Upton Calls On EPA for Greater Transparency Over Potentially Devastating Cooling Water Regulations
December 3, 2010
DES MOINES REGISTER: Possible House energy chief slams subsidies
Dec 3, 2010
Cap-and-trade is said to be dead, and the general belief I'm hearing out of D.C. is that a national Renewable Electricity Standard (introduced in a bill co-sponsored by Democrat Sen. Jeff Bingaman of New Mexico and Republican Sen. Sam Brownback of Kansas -- who is also the state's Governor-elect) isn't going to happen during a lame-duck session either.
But according to the Washington Times, Montana Democrat Sen. Max Baucus plans a last-gasp effort to get through a few more stimulus dollars for alternative energy schemers before the Senate makeup changes for the worse:
In last months of his successful campaign, Gov.-elect John Kasich -- in a statement that almost all politicians would deem risky due to fear of inflaming the Big Green lobby -- told the Dayton Daily News that he would seriously consider a repeal of Ohio's Alternative Energy Portfolio Standard. These mandates for utilities to generate minimum percentages of their power generation from expensive renewable sources drive up electricity rates for everyone.
Kasich, in an interview also attended by (defeated incumbent Gov. Ted) Strickland last week in Dayton, said he disagreed with the mandate "if it drives up costs to consumers. It will drive up utility bills because we don't have it ready and have to buy it somewhere else. I don't like that and you can't mandate invention."
Asked whether he'd seek to roll back the mandate as governor, Kasich said: "If I were to determine that it was unrealistic and would drive up prices."
Earlier this week I wrote in the Washington Times about the introduction of a national Renewable Electricity Mandate bill by New Mexico Democrat Sen. Jeff Bingaman and Kansas Republican Sen. Sam Brownback. About 30 states already have them in one form or another, which require public utilities to generate a minimum percentage of their power from alternative energy sources (wind, solar, burning food). The theme of my piece was public fatigue over government mandating they buy things (health insurance, compact fluorescent light bulbs, windmill power, etc.).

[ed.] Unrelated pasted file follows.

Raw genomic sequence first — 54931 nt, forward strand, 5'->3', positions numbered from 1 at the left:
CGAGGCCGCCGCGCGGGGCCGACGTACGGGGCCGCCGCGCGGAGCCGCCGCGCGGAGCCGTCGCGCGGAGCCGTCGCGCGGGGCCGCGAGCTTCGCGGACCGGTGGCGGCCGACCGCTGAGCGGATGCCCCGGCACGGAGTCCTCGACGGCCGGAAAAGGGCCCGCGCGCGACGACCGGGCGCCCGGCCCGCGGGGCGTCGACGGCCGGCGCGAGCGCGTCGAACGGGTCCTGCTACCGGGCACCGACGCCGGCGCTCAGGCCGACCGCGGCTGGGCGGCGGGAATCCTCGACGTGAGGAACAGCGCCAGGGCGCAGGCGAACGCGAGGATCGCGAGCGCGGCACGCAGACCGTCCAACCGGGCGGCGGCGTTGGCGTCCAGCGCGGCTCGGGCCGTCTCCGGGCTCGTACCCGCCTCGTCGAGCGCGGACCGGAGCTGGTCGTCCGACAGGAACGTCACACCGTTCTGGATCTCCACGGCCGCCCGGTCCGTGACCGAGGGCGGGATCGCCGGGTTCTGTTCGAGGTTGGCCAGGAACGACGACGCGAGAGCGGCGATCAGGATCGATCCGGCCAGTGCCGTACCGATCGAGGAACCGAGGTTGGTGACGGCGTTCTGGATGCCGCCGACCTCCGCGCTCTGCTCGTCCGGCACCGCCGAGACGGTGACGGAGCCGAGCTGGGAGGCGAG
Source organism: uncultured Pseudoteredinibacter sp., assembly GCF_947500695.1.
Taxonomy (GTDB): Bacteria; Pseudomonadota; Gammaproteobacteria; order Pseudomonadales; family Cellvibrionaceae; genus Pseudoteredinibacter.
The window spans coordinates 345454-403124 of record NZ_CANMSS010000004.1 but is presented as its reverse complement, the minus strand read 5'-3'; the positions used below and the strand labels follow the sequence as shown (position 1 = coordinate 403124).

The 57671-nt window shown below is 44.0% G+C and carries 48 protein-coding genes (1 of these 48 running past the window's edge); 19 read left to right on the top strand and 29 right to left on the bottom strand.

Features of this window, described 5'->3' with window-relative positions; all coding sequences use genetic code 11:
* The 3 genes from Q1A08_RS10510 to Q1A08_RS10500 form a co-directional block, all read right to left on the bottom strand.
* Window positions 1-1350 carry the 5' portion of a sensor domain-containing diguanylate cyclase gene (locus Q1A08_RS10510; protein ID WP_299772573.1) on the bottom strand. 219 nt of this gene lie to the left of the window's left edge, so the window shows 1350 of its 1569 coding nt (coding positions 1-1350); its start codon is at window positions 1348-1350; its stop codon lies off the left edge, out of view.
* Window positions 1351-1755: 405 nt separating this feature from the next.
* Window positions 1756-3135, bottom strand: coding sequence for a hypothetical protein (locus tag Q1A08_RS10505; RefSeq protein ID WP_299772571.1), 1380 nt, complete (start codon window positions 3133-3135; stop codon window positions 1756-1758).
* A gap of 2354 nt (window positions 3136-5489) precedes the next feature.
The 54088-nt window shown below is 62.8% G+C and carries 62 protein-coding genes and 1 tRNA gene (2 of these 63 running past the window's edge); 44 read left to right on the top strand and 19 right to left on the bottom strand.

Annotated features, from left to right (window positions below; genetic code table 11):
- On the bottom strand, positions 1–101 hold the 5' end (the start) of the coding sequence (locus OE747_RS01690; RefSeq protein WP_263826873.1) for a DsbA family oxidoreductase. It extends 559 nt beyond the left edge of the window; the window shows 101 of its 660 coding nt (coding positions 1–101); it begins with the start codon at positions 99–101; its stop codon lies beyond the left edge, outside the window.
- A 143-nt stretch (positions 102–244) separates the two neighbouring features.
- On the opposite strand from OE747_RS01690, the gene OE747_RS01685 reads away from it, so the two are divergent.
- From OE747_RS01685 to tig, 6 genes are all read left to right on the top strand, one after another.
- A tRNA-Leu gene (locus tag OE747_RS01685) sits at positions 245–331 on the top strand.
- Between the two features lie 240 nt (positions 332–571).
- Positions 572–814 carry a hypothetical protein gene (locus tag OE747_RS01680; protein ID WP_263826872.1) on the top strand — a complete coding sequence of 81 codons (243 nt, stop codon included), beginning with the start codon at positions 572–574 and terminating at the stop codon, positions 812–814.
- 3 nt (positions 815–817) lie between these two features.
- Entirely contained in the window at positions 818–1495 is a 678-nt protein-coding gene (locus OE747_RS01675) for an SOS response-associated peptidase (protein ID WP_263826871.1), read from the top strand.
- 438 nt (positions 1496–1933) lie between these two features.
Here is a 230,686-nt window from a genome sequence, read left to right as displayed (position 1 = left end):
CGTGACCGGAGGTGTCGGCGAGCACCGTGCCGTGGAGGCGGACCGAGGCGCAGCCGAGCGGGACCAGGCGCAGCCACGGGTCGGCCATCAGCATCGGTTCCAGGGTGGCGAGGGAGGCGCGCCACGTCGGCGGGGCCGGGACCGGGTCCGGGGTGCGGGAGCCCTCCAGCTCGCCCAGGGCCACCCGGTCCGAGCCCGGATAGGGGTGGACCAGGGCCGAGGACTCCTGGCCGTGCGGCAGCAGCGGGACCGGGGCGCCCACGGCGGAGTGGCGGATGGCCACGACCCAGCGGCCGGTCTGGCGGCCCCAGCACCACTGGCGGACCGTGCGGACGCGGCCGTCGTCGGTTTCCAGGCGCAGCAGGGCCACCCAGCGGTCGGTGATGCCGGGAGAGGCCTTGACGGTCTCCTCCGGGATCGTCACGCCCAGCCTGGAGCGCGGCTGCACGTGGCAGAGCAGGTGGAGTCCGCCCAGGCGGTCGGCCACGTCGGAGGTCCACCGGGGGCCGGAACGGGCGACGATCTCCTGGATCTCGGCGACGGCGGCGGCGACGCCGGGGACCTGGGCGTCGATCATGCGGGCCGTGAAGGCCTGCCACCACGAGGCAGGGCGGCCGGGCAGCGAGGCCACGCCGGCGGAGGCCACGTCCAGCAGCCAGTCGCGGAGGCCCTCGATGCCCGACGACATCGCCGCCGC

So I was pleasantly surprised to read Tim Carney's column in the Washington Examiner today, where he reported that GOP gubernatorial candidate John Kasich said he might seek to end Ohio's renewable portfolio standard:
The Washington Post today has another of their "scientists say" articles (they're actually just wildlife advocates -- well, only certain wildlife, as you'll see) about how too many birds are falling prey because of excessive outdoor cats:
Scientists are quietly raging about the effects that cats, both owned and stray, are having on bird populations. It's not an issue that has received much attention, but with an estimated 90 million pet cats in the United States, two-thirds of them allowed outdoors, the cumulative effect on birds is significant, according to experts....
"Two-thirds of all bird species are in decline in the U.S.," said Steve Holmer, a policy adviser with the American Bird Conservancy in Washington. "Cats are a contributing factor."